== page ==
BAYADA’s Advance to LPN program and ABA Academy provide a supportive, accelerated pathway for entry-level employees to advance their healthcare careers—all while eliminating the need to assume student debt or change multiple employers to accelerate their career. Clinical coaches and mentors provide a web of pathfinding and socioemotional support to aid credential completion and help program participants contextualize their academic preparation with the hands-on, practical realities of caring for clients in their homes. Through enrolling and improving access for underserved young adults—including low-income and underrepresented groups—BAYADA aims to reduce barriers to education, employment, and economic advancement.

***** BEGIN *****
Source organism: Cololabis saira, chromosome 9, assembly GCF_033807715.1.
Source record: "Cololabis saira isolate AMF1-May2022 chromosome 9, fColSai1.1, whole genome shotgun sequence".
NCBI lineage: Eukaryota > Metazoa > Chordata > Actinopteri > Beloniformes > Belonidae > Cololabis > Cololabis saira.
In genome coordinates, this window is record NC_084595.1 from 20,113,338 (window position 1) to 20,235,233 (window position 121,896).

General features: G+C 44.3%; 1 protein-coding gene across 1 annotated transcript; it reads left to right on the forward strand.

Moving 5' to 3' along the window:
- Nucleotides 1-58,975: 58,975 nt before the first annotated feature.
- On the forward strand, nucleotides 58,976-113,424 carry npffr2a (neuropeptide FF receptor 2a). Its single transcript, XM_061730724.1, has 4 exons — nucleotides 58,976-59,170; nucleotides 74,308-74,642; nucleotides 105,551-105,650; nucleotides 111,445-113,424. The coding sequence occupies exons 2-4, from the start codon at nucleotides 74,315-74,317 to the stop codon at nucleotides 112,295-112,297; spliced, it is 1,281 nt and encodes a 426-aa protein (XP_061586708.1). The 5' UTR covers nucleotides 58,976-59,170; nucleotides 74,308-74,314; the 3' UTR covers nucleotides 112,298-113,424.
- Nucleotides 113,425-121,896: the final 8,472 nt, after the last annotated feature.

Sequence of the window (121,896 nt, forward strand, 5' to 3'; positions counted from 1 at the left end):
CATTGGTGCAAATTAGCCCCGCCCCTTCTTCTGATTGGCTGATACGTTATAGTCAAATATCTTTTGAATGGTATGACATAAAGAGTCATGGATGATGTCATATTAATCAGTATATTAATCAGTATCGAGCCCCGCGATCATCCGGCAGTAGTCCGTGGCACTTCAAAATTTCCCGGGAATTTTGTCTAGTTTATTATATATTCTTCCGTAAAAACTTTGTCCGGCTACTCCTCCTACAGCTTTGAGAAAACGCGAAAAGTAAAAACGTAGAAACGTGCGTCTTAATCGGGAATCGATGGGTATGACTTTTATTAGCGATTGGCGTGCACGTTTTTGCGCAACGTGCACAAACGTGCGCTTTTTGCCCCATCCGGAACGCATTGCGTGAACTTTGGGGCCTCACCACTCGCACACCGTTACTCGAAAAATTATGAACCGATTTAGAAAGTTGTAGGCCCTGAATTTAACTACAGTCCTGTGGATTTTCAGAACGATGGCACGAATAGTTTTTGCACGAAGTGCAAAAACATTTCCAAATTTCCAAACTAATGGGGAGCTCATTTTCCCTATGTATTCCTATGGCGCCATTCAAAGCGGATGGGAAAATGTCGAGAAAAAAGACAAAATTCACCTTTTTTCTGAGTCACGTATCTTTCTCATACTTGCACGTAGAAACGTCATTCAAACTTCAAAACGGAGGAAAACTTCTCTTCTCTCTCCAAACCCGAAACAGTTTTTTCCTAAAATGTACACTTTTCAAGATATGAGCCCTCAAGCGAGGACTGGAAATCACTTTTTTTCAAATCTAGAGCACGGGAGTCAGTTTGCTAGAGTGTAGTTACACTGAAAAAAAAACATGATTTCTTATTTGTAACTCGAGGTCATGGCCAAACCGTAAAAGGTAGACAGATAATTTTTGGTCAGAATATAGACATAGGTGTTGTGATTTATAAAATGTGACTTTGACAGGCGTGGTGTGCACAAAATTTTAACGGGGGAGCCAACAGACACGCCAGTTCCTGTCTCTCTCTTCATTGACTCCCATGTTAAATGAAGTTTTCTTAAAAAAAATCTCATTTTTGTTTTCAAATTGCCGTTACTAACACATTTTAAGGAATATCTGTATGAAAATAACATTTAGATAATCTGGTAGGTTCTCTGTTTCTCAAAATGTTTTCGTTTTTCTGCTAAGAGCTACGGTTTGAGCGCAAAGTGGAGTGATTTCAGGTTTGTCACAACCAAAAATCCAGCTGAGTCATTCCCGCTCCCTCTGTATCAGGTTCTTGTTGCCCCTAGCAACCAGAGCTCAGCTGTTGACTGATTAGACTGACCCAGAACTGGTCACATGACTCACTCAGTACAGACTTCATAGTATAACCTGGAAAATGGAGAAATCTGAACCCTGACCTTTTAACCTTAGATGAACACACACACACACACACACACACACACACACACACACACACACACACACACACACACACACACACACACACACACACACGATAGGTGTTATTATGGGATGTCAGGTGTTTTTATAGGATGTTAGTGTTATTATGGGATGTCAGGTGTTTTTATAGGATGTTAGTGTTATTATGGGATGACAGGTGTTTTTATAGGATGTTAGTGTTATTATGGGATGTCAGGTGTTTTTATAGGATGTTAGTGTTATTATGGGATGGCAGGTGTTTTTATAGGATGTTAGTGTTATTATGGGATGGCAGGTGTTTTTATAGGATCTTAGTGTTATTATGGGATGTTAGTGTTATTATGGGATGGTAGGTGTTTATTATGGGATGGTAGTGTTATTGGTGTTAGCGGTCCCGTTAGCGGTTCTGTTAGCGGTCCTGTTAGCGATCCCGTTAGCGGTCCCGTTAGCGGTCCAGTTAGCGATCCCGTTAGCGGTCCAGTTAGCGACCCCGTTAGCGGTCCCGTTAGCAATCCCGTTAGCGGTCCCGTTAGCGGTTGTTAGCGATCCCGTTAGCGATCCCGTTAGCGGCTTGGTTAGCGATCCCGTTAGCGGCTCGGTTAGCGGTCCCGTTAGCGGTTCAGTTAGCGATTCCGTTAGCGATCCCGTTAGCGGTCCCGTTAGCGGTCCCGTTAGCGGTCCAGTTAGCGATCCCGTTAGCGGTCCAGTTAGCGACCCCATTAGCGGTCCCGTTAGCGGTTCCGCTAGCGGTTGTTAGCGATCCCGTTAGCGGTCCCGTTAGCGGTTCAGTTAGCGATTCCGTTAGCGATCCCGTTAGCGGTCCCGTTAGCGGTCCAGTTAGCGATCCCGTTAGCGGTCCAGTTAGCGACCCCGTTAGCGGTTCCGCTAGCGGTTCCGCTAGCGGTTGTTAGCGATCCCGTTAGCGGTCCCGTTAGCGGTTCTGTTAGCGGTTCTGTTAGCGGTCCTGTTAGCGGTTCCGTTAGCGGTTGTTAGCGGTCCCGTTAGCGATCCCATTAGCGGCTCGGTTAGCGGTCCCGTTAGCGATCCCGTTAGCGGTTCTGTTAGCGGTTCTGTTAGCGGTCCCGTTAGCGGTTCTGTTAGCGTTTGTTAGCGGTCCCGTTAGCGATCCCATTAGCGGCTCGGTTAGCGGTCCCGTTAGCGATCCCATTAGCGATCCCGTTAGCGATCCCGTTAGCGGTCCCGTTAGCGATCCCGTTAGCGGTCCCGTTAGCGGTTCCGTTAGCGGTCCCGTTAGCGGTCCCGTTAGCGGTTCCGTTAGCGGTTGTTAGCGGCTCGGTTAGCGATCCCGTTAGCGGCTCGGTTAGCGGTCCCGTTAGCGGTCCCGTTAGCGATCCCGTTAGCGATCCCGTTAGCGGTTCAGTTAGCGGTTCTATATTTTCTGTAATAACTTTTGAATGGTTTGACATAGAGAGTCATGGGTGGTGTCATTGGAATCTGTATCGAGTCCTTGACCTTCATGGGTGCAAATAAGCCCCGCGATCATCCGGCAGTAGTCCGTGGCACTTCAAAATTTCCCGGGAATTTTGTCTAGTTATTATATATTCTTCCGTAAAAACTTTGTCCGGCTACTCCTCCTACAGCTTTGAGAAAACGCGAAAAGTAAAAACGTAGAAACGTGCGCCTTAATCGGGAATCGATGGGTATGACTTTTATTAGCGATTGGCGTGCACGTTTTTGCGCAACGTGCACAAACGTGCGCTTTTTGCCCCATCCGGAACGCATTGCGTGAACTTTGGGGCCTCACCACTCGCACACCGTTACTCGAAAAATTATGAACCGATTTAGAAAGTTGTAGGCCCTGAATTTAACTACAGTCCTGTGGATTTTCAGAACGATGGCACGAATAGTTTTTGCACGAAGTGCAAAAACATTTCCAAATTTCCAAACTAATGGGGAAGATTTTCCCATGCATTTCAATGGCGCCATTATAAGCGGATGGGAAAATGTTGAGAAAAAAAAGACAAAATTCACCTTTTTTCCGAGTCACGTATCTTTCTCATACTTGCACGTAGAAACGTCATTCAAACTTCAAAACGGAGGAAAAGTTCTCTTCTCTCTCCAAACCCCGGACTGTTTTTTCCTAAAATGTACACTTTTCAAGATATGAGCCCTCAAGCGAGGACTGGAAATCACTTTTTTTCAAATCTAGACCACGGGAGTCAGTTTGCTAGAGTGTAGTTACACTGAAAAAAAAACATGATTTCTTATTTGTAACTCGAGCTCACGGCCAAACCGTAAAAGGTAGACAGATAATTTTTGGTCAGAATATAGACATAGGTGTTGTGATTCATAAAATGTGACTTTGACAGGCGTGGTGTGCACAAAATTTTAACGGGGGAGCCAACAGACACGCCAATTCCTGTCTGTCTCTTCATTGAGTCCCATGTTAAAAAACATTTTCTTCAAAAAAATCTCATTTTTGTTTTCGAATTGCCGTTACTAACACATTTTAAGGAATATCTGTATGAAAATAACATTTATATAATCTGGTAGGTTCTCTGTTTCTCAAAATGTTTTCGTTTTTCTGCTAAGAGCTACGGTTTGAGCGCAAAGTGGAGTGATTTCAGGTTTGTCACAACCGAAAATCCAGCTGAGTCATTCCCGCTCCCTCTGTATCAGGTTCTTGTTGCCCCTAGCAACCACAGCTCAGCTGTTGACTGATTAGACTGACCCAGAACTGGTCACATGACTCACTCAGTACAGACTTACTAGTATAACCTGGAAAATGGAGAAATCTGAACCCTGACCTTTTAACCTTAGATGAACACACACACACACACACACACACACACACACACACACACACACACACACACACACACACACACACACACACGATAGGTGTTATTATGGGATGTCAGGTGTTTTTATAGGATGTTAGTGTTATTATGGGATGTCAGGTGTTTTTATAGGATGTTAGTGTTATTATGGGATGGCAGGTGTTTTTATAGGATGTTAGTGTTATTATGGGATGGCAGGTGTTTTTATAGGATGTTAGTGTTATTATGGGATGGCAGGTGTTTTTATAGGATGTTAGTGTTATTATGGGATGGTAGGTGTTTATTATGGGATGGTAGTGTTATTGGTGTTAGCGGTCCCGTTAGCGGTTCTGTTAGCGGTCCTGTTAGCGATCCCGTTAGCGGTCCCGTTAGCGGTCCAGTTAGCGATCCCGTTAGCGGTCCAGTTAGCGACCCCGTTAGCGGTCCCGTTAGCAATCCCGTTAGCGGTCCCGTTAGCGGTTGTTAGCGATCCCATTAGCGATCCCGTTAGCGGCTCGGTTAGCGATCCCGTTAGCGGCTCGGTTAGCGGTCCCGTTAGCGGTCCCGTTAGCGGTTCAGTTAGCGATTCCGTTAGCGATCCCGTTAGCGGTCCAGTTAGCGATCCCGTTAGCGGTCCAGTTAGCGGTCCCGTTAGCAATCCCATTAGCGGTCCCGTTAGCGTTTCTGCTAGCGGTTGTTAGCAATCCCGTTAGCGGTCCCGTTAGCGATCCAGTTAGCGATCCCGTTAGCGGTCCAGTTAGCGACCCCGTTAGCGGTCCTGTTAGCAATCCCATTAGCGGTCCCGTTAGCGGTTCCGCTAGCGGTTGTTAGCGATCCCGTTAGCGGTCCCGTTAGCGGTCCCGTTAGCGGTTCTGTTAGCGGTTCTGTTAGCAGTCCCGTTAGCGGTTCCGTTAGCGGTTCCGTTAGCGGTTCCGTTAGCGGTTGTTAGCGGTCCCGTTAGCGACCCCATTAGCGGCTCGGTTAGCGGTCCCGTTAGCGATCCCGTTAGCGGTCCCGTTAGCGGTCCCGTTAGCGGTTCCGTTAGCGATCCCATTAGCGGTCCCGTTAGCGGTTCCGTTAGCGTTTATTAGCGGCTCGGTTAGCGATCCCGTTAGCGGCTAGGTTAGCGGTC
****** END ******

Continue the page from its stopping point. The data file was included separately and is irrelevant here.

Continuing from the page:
The National Indian Education Association is committed to promoting education sovereignty in our communities. “Building” Career Pathways for Native Students is a middle school to post-high school pathway project that seeks to increase the number of Bowler School District students who obtain a degree or certification for construction trades to serve three Native American nations: Menominee, Stockbridge-Munsee and Ho-Chunk. Through early experiential engagement with virtual reality, high school CTE courses, a mobile construction lab, support from a community Council of Partners, and dual enrollment with College of Menominee Nation, students will have access to a living wage career which addresses the tribal housing crisis and fills a critical gap in the workforce for these three nations. For many Native American nations, initial vocational education efforts by the Federal Government were intended to ‘deculturalize’ students by removing them from their place, their values, their language and their practices. Students will get the opportunity to gain academic knowledge and professional skills in ways that align to and reflect their culture and allow them to remain in their communities. In addition to school coursework and construction clinics, community employment partners will support student practice in construction trades where they are underrepresented while also helping to increase the supply of affordable housing to combat the housing crisis prevalent in Native communities. Their vision addresses components of the secondary to college and career pipeline with coordinated action and systems thinking and draws strength from a commitment to sustainable development concepts and practices tested over centuries in the Menominee forest. Building Career Pathways for Native Students aims to support a generation of Native American youth to realize their economic potential on their own terms, and to help close indigenous wealth and achievement gaps.